The time we spent five days together at an art workshop was very interesting. We were driving to the workshop discussing Wal-Mart. Barb was arguing that WM was a lousy store and that they took away from the "little guy" and put smaller grocers out of business. Now I come from a long line of arguer/debator/lawyer type folk who will fight until someone draws blood and maybe even go for the kill. My little sister says she has to mentally gear-up for a family reunion knowing that she will be a target. As I have gotten older, I have tried to squelch this evil side of myself, but sometimes it just comes out. I have learned to attack only someone who is strong enough to take it and will give a good fight back. Barb is strong, but I can take 'er. And so, I attacked her arguments against Wal-Mart until Barb got so frustrated she said, "Well, you, you are just a, just a Wal-Mart lover!" My eyebrow went up and I laughed, Really, Barb, that's the best you can do? To this day, "Wal-Mart lover" is one of our favorite phrases.
Speaking of phrases, Barb often uses big words, and I like to tease her when she does. Like the time she used "ethereal" to describe a painting. Really, Barb. That's a word? Are you sure you are using it correctly? Maybe you should look it up. Of course, she is usually correct, but she gets so put out with me. It is the same when she reads some new art book and has a new technique to try. Are you sure about this, Barb. Cad red is a stainer - why would they use that? Phtalo blue - are you sure you are saying that right? Quiniacridone - say that again! Sometimes Barb will quote from newsletters and such. Although the quotes may be interesting, they often seem pretentious - and I will say so. Which brings me to this: After our usual brush-time and teasing last week, Barb sent me this little bit from The Painter's Keys. I thought it was right-on when it comes to pretensions art and artists. You can go to to the link, but here is the gist:
The purpose of gibberish
September 28, 2012
Yesterday, Michael Fuerst of Urbana, Illinois wrote, "We all receive written material and invitations to art lectures. A lot of this material seems to be gibberish. Can you explain the purpose of it? One invitation to a lecture at the University of Illinois included the line, 'a set of socially shared meanings the artist chooses to make visible in the space of art.' What does this mean?"
Thanks, Michael. That's the long way of saying the artist lets people look at his stuff. You'll notice that my interpretation is particularly dull and unimpressive. Fact is, some folks have a need to make things sound more important than they are. FYI, we've put some of Michael Fuerst's work at the top of the current clickback.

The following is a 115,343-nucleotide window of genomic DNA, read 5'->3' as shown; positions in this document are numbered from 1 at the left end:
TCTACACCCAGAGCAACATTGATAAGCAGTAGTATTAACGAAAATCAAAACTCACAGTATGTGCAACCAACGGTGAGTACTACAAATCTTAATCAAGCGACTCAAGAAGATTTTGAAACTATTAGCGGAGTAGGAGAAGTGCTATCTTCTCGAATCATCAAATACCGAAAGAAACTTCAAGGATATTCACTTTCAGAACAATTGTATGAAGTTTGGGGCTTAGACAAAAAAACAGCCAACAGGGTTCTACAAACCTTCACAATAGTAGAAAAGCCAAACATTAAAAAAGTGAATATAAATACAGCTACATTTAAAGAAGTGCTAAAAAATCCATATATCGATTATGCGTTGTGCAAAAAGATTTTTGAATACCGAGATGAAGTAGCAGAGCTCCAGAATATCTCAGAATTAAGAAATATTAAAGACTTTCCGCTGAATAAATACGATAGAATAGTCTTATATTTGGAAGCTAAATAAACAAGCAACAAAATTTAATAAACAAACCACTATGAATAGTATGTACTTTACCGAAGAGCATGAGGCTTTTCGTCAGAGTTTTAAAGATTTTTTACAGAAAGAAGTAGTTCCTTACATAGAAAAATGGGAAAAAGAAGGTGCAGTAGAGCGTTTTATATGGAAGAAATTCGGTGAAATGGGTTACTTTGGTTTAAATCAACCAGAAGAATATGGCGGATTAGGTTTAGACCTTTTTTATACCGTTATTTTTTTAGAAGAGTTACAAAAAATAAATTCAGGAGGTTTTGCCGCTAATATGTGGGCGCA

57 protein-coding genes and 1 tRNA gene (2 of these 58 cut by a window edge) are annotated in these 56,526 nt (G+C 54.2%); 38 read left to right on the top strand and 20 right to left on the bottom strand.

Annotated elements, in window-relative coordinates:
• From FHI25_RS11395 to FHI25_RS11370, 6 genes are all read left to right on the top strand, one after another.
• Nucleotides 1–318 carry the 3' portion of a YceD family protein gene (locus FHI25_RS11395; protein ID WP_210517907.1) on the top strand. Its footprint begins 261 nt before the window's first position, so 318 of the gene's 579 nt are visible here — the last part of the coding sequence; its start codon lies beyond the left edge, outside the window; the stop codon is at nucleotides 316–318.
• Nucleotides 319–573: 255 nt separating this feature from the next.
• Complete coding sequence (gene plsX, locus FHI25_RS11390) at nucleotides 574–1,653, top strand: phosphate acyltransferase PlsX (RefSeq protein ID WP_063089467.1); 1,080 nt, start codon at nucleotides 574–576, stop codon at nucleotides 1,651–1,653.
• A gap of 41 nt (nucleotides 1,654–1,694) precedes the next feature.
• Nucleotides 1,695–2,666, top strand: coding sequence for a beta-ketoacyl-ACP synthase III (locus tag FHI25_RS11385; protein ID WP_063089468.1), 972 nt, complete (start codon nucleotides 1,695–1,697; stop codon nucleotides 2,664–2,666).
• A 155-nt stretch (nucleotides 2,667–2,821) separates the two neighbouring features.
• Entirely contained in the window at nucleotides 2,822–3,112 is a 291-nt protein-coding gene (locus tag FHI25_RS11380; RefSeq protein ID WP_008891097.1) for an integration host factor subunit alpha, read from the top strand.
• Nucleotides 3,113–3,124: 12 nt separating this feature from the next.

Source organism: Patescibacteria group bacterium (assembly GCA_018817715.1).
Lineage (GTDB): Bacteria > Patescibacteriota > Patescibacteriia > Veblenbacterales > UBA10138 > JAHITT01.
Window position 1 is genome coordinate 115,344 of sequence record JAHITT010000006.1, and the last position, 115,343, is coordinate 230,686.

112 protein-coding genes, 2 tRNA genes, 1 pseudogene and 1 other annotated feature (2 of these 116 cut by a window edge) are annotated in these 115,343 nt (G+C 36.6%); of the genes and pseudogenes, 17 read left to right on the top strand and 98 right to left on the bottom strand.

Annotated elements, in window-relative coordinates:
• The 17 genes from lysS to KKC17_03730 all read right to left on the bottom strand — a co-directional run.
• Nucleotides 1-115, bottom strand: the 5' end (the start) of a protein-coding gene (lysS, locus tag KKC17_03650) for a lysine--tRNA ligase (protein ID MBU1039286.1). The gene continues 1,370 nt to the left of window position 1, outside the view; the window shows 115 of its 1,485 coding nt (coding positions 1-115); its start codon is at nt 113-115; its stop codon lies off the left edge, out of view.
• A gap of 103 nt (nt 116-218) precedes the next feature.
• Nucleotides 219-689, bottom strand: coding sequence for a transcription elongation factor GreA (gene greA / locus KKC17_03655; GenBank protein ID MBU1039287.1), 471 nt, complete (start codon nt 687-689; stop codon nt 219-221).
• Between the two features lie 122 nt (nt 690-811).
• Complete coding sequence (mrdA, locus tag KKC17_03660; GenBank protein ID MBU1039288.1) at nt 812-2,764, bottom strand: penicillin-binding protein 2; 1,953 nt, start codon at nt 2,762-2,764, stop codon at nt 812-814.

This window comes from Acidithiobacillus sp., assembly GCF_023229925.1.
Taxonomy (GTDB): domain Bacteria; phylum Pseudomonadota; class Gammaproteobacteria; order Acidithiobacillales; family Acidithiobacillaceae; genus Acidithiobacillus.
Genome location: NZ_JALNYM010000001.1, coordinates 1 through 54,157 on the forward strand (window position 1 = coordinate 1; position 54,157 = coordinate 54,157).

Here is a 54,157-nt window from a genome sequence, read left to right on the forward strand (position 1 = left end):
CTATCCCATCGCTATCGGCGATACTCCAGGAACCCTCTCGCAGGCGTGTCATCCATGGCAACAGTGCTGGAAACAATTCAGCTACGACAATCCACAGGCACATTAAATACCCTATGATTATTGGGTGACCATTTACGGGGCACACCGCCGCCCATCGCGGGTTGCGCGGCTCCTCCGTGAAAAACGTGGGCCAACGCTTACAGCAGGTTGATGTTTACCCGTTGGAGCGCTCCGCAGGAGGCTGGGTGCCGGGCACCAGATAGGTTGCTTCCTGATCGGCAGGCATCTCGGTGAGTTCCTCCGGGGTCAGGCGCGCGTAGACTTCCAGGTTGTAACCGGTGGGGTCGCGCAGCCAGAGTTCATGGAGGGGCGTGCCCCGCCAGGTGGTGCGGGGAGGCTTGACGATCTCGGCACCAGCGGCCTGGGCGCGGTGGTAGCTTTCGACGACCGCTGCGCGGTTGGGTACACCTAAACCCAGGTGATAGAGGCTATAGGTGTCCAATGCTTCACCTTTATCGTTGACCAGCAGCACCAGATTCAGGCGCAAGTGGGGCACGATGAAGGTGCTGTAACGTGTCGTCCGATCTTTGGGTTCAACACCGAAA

If critics and educators always told it the way it is and cut out the gibberish, they'd be out of a job.
Terms like "collaborative gesture," "foregrounding the power of context," and "insisting on the metapoint" have burned their way into the sophomoric vocabulary of the merely educated. Unless pressed, working artists seldom use these sorts of terms.
It's all about obfuscation. Just so I don't fall into the same trap with a big word, obfuscation means "covering up clarity." The Oxford Dictionary defines it as "to obscure, stupefy and bewilder." The human mind has determined that when a proposition is shaky, a certain amount of mumbo-jumbo is required to make it more acceptable. Some religions, for example, rely on whole other languages that no one but a chosen few can understand. Throughout history, this ruse has been the bastion of charlatans and it's still on the tongues of the high priests of art.
Obfuscation is an accepted way to influence otherwise bright people who don't have the time or inclination to figure things out for themselves. Bright people, because they generally obfuscate in their own way, tend to buy into the ruse--wink, wink.
Talking about visual art is difficult to do. Gibberish is a popular convention that has self-fulfilling benefits. Art that by its nature is confusing is bought by confused people who willingly submit to some form of verbal confusion. "Significant" and "important" art is magnified by the art of gibberish. Cut out the art of gibberish and many artists would also be out of a job.
PS: "Talking about art is like trying to French kiss over the telephone." (Terry Allen)
Esoterica: In these letters I have been known to fall into unacceptable gibberish, and I'm generally informed by return mail. Thank you. It's my firm belief that most of what we artists need and cherish can best be told in plain language. "Short words are best," said Winston Churchill, "and the old words when short are best of all." And when the sublime cannot be explained we have the option of silence. William S. Burroughs observed that "Modern man has lost the option of silence." I think just about but not quite. We artists are living proof that human creativity evolves in relative silence. But you can rest assured there will always be those who come to fill the void. "Taurus cacas exit cerebella," said Kjerkius Gennius (36 BC) "B.S. baffles brains."